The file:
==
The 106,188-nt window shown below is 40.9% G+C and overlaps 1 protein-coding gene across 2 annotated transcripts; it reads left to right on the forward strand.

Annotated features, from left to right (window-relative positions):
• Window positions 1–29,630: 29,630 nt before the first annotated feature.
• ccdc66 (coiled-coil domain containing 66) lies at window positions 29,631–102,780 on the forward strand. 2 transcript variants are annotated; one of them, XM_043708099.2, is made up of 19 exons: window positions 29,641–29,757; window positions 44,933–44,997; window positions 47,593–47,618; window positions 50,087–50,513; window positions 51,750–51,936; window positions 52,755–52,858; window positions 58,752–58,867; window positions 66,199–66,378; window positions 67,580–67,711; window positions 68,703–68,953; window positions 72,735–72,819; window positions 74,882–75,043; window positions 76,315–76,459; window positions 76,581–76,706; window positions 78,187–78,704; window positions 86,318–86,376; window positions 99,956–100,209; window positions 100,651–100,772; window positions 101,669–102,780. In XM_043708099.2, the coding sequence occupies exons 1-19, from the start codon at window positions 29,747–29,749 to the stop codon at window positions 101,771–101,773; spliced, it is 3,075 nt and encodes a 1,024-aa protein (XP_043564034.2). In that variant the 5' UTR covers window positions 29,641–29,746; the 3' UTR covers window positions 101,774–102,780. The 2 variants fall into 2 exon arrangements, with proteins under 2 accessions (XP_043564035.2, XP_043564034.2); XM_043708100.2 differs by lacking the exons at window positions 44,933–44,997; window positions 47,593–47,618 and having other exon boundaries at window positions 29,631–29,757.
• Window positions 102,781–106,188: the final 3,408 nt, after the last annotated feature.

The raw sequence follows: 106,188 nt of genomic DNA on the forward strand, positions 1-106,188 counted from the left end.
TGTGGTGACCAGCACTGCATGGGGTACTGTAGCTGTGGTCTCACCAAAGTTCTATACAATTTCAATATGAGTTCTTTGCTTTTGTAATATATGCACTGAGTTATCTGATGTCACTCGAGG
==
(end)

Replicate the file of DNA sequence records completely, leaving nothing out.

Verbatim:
The 106,188-nt window shown below is 40.9% G+C and overlaps 1 protein-coding gene across 2 annotated transcripts; it reads left to right on the forward strand.

Annotated features, from left to right (window-relative positions):
• Window positions 1–29,630: 29,630 nt before the first annotated feature.
• ccdc66 (coiled-coil domain containing 66) lies at window positions 29,631–102,780 on the forward strand. 2 transcript variants are annotated; one of them, XM_043708099.2, is made up of 19 exons: window positions 29,641–29,757; window positions 44,933–44,997; window positions 47,593–47,618; window positions 50,087–50,513; window positions 51,750–51,936; window positions 52,755–52,858; window positions 58,752–58,867; window positions 66,199–66,378; window positions 67,580–67,711; window positions 68,703–68,953; window positions 72,735–72,819; window positions 74,882–75,043; window positions 76,315–76,459; window positions 76,581–76,706; window positions 78,187–78,704; window positions 86,318–86,376; window positions 99,956–100,209; window positions 100,651–100,772; window positions 101,669–102,780. In XM_043708099.2, the coding sequence occupies exons 1-19, from the start codon at window positions 29,747–29,749 to the stop codon at window positions 101,771–101,773; spliced, it is 3,075 nt and encodes a 1,024-aa protein (XP_043564034.2). In that variant the 5' UTR covers window positions 29,641–29,746; the 3' UTR covers window positions 101,774–102,780. The 2 variants fall into 2 exon arrangements, with proteins under 2 accessions (XP_043564035.2, XP_043564034.2); XM_043708100.2 differs by lacking the exons at window positions 44,933–44,997; window positions 47,593–47,618 and having other exon boundaries at window positions 29,631–29,757.
• Window positions 102,781–106,188: the final 3,408 nt, after the last annotated feature.

The raw sequence follows: 106,188 nt of genomic DNA on the forward strand, positions 1-106,188 counted from the left end.
TGTGGTGACCAGCACTGCATGGGGTACTGTAGCTGTGGTCTCACCAAAGTTCTATACAATTTCAATATGAGTTCTTTGCTTTTGTAATATATGCACTGAGTTATCTGATGTCACTCGAGG